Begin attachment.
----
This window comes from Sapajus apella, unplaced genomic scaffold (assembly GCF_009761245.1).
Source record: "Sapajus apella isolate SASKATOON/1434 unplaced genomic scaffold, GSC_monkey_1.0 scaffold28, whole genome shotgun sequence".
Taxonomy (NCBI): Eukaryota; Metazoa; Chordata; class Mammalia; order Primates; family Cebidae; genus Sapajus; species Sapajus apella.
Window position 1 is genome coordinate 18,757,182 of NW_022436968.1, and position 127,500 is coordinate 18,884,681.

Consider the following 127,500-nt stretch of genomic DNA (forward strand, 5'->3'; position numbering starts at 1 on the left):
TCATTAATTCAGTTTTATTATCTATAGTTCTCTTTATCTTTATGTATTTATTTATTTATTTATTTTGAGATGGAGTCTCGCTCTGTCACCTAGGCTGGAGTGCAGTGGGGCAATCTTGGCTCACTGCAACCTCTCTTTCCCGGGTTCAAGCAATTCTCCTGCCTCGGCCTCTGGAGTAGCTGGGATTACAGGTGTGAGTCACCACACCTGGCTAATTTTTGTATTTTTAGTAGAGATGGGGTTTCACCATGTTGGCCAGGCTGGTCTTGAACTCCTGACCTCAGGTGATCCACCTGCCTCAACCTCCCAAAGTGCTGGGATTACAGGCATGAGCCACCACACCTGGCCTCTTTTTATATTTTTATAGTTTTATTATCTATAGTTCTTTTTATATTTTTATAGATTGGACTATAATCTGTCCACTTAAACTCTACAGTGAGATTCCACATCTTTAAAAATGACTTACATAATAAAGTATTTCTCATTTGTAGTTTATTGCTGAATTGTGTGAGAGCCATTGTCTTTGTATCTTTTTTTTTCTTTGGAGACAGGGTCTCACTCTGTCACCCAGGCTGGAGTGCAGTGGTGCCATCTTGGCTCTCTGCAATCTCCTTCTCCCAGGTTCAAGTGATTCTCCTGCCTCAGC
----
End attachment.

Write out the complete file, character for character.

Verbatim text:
This window comes from Sapajus apella, unplaced genomic scaffold (assembly GCF_009761245.1).
Source record: "Sapajus apella isolate SASKATOON/1434 unplaced genomic scaffold, GSC_monkey_1.0 scaffold28, whole genome shotgun sequence".
Taxonomy (NCBI): Eukaryota; Metazoa; Chordata; class Mammalia; order Primates; family Cebidae; genus Sapajus; species Sapajus apella.
Window position 1 is genome coordinate 18,757,182 of NW_022436968.1, and position 127,500 is coordinate 18,884,681.

Consider the following 127,500-nt stretch of genomic DNA (forward strand, 5'->3'; position numbering starts at 1 on the left):
TCATTAATTCAGTTTTATTATCTATAGTTCTCTTTATCTTTATGTATTTATTTATTTATTTATTTTGAGATGGAGTCTCGCTCTGTCACCTAGGCTGGAGTGCAGTGGGGCAATCTTGGCTCACTGCAACCTCTCTTTCCCGGGTTCAAGCAATTCTCCTGCCTCGGCCTCTGGAGTAGCTGGGATTACAGGTGTGAGTCACCACACCTGGCTAATTTTTGTATTTTTAGTAGAGATGGGGTTTCACCATGTTGGCCAGGCTGGTCTTGAACTCCTGACCTCAGGTGATCCACCTGCCTCAACCTCCCAAAGTGCTGGGATTACAGGCATGAGCCACCACACCTGGCCTCTTTTTATATTTTTATAGTTTTATTATCTATAGTTCTTTTTATATTTTTATAGATTGGACTATAATCTGTCCACTTAAACTCTACAGTGAGATTCCACATCTTTAAAAATGACTTACATAATAAAGTATTTCTCATTTGTAGTTTATTGCTGAATTGTGTGAGAGCCATTGTCTTTGTATCTTTTTTTTTCTTTGGAGACAGGGTCTCACTCTGTCACCCAGGCTGGAGTGCAGTGGTGCCATCTTGGCTCTCTGCAATCTCCTTCTCCCAGGTTCAAGTGATTCTCCTGCCTCAGC